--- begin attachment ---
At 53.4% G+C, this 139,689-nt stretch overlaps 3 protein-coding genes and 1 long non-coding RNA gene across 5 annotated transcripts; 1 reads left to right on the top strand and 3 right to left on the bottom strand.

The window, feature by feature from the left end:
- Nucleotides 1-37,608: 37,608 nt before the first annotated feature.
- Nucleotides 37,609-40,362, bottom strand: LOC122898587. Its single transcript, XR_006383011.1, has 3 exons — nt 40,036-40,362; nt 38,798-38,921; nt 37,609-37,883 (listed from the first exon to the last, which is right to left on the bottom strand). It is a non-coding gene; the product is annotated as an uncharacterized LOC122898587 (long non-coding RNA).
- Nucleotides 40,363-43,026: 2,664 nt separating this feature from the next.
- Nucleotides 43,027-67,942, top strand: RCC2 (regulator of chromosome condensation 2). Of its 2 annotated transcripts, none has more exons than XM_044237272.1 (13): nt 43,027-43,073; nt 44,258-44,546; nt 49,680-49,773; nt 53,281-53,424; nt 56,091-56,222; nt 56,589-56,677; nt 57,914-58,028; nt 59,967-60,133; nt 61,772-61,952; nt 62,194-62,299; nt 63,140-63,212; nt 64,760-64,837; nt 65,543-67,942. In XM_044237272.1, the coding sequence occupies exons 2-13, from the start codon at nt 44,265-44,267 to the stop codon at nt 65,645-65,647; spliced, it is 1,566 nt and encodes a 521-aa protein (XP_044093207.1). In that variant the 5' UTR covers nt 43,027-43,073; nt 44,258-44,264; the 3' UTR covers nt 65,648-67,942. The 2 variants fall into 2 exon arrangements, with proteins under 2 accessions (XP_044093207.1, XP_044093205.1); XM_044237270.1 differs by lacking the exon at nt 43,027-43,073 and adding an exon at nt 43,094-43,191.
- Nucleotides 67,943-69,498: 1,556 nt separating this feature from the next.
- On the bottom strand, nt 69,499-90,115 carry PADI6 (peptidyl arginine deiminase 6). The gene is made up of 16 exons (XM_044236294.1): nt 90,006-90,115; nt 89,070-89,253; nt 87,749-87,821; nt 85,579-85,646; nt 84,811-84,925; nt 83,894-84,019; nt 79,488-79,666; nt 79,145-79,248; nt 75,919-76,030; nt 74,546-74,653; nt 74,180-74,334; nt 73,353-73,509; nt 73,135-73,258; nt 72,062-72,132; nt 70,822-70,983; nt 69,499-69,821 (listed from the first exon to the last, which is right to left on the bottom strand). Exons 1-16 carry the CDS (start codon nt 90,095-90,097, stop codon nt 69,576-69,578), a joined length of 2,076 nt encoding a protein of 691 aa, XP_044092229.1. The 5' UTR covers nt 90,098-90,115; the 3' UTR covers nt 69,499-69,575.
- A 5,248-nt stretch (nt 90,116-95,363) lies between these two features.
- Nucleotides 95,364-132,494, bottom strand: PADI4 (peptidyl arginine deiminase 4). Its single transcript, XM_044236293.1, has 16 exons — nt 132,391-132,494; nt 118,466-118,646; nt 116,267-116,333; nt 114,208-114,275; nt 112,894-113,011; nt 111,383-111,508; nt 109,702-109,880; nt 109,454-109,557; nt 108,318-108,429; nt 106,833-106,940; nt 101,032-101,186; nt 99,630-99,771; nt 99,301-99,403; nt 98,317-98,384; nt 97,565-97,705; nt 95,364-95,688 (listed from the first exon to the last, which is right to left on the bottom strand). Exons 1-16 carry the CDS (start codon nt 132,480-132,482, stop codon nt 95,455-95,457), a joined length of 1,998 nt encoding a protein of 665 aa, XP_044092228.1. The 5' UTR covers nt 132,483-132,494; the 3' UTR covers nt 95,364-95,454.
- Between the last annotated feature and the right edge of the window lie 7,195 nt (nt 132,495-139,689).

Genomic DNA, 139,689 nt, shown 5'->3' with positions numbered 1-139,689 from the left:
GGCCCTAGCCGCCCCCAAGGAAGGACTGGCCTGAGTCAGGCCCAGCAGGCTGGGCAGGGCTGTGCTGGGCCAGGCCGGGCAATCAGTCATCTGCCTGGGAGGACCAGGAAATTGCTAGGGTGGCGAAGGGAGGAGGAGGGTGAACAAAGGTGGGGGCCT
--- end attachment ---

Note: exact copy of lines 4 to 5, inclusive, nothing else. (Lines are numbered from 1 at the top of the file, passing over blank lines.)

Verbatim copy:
- Nucleotides 37,609-40,362, bottom strand: LOC122898587. Its single transcript, XR_006383011.1, has 3 exons — nt 40,036-40,362; nt 38,798-38,921; nt 37,609-37,883 (listed from the first exon to the last, which is right to left on the bottom strand). It is a non-coding gene; the product is annotated as an uncharacterized LOC122898587 (long non-coding RNA).
- Nucleotides 40,363-43,026: 2,664 nt separating this feature from the next.